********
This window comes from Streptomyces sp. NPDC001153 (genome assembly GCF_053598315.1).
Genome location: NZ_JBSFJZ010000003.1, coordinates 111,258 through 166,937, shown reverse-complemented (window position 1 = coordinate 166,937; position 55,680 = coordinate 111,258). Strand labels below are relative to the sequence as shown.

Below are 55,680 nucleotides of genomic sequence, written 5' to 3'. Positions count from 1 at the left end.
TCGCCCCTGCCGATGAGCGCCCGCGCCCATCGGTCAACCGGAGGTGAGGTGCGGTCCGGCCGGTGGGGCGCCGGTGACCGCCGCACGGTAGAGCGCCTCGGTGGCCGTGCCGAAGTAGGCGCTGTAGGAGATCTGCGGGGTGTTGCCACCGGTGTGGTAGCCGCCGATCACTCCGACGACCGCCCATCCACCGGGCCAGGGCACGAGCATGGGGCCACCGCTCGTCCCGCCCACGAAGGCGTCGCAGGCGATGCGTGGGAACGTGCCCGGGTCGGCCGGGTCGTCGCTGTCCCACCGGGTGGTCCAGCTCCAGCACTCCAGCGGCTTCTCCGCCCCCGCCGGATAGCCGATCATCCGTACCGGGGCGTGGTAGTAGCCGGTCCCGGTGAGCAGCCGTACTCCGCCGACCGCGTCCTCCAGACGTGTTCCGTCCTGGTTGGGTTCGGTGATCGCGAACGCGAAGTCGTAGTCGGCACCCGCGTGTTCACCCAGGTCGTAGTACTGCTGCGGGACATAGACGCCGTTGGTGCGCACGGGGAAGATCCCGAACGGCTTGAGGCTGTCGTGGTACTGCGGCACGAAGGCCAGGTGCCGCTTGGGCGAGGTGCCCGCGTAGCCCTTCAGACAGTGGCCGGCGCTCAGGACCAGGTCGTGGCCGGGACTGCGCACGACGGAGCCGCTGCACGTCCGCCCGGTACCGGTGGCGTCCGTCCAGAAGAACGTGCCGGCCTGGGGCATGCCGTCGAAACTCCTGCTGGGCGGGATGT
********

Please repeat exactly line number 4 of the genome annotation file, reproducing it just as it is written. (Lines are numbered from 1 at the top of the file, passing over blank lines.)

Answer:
TCGCCCCTGCCGATGAGCGCCCGCGCCCATCGGTCAACCGGAGGTGAGGTGCGGTCCGGCCGGTGGGGCGCCGGTGACCGCCGCACGGTAGAGCGCCTCGGTGGCCGTGCCGAAGTAGGCGCTGTAGGAGATCTGCGGGGTGTTGCCACCGGTGTGGTAGCCGCCGATCACTCCGACGACCGCCCATCCACCGGGCCAGGGCACGAGCATGGGGCCACCGCTCGTCCCGCCCACGAAGGCGTCGCAGGCGATGCGTGGGAACGTGCCCGGGTCGGCCGGGTCGTCGCTGTCCCACCGGGTGGTCCAGCTCCAGCACTCCAGCGGCTTCTCCGCCCCCGCCGGATAGCCGATCATCCGTACCGGGGCGTGGTAGTAGCCGGTCCCGGTGAGCAGCCGTACTCCGCCGACCGCGTCCTCCAGACGTGTTCCGTCCTGGTTGGGTTCGGTGATCGCGAACGCGAAGTCGTAGTCGGCACCCGCGTGTTCACCCAGGTCGTAGTACTGCTGCGGGACATAGACGCCGTTGGTGCGCACGGGGAAGATCCCGAACGGCTTGAGGCTGTCGTGGTACTGCGGCACGAAGGCCAGGTGCCGCTTGGGCGAGGTGCCCGCGTAGCCCTTCAGACAGTGGCCGGCGCTCAGGACCAGGTCGTGGCCGGGACTGCGCACGACGGAGCCGCTGCACGTCCGCCCGGTACCGGTGGCGTCCGTCCAGAAGAACGTGCCGGCCTGGGGCATGCCGTCGAAACTCCTGCTGGGCGGGATGT